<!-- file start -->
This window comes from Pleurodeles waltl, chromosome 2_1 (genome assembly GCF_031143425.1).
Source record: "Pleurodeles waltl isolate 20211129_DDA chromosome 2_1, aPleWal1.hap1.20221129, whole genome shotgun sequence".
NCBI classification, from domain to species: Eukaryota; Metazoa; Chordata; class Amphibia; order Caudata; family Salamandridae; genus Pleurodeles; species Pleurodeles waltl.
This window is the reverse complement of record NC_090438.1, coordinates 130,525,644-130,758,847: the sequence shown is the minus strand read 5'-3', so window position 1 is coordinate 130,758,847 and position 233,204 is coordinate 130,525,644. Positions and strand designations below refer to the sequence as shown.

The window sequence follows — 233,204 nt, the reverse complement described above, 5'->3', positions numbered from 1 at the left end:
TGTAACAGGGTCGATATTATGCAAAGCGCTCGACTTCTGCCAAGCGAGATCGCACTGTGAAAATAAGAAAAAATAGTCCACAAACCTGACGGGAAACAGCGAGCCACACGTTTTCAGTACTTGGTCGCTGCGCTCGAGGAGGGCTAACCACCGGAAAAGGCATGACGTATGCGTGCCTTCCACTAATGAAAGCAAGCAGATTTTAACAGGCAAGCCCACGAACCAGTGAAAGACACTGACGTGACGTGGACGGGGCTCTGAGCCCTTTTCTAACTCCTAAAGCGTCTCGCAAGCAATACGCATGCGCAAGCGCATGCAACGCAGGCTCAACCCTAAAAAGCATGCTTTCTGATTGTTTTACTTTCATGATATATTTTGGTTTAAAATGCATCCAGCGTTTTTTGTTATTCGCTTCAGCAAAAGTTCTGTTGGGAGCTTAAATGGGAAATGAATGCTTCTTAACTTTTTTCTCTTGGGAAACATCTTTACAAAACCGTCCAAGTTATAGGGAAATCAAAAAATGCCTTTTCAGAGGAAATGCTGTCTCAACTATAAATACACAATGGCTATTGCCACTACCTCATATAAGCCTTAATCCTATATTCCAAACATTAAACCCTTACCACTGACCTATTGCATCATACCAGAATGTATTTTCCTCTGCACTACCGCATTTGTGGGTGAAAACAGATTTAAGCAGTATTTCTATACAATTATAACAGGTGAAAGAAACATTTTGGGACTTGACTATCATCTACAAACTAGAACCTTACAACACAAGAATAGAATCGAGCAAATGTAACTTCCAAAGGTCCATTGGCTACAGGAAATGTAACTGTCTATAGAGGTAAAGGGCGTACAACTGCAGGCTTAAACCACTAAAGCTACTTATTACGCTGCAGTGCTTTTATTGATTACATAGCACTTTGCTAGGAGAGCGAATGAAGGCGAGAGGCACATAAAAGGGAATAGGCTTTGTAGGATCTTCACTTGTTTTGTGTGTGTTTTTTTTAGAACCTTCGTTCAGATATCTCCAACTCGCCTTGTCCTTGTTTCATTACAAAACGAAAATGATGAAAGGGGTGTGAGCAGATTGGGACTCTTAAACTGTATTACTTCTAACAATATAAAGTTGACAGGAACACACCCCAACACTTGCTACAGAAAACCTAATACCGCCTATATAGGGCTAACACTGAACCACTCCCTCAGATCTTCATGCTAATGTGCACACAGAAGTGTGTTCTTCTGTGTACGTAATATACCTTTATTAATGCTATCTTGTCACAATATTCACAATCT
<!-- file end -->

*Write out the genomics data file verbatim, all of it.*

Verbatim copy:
This window comes from Pleurodeles waltl, chromosome 2_1 (genome assembly GCF_031143425.1).
Source record: "Pleurodeles waltl isolate 20211129_DDA chromosome 2_1, aPleWal1.hap1.20221129, whole genome shotgun sequence".
NCBI classification, from domain to species: Eukaryota; Metazoa; Chordata; class Amphibia; order Caudata; family Salamandridae; genus Pleurodeles; species Pleurodeles waltl.
This window is the reverse complement of record NC_090438.1, coordinates 130,525,644-130,758,847: the sequence shown is the minus strand read 5'-3', so window position 1 is coordinate 130,758,847 and position 233,204 is coordinate 130,525,644. Positions and strand designations below refer to the sequence as shown.

The window sequence follows — 233,204 nt, the reverse complement described above, 5'->3', positions numbered from 1 at the left end:
TGTAACAGGGTCGATATTATGCAAAGCGCTCGACTTCTGCCAAGCGAGATCGCACTGTGAAAATAAGAAAAAATAGTCCACAAACCTGACGGGAAACAGCGAGCCACACGTTTTCAGTACTTGGTCGCTGCGCTCGAGGAGGGCTAACCACCGGAAAAGGCATGACGTATGCGTGCCTTCCACTAATGAAAGCAAGCAGATTTTAACAGGCAAGCCCACGAACCAGTGAAAGACACTGACGTGACGTGGACGGGGCTCTGAGCCCTTTTCTAACTCCTAAAGCGTCTCGCAAGCAATACGCATGCGCAAGCGCATGCAACGCAGGCTCAACCCTAAAAAGCATGCTTTCTGATTGTTTTACTTTCATGATATATTTTGGTTTAAAATGCATCCAGCGTTTTTTGTTATTCGCTTCAGCAAAAGTTCTGTTGGGAGCTTAAATGGGAAATGAATGCTTCTTAACTTTTTTCTCTTGGGAAACATCTTTACAAAACCGTCCAAGTTATAGGGAAATCAAAAAATGCCTTTTCAGAGGAAATGCTGTCTCAACTATAAATACACAATGGCTATTGCCACTACCTCATATAAGCCTTAATCCTATATTCCAAACATTAAACCCTTACCACTGACCTATTGCATCATACCAGAATGTATTTTCCTCTGCACTACCGCATTTGTGGGTGAAAACAGATTTAAGCAGTATTTCTATACAATTATAACAGGTGAAAGAAACATTTTGGGACTTGACTATCATCTACAAACTAGAACCTTACAACACAAGAATAGAATCGAGCAAATGTAACTTCCAAAGGTCCATTGGCTACAGGAAATGTAACTGTCTATAGAGGTAAAGGGCGTACAACTGCAGGCTTAAACCACTAAAGCTACTTATTACGCTGCAGTGCTTTTATTGATTACATAGCACTTTGCTAGGAGAGCGAATGAAGGCGAGAGGCACATAAAAGGGAATAGGCTTTGTAGGATCTTCACTTGTTTTGTGTGTGTTTTTTTTAGAACCTTCGTTCAGATATCTCCAACTCGCCTTGTCCTTGTTTCATTACAAAACGAAAATGATGAAAGGGGTGTGAGCAGATTGGGACTCTTAAACTGTATTACTTCTAACAATATAAAGTTGACAGGAACACACCCCAACACTTGCTACAGAAAACCTAATACCGCCTATATAGGGCTAACACTGAACCACTCCCTCAGATCTTCATGCTAATGTGCACACAGAAGTGTGTTCTTCTGTGTACGTAATATACCTTTATTAATGCTATCTTGTCACAATATTCACAATCT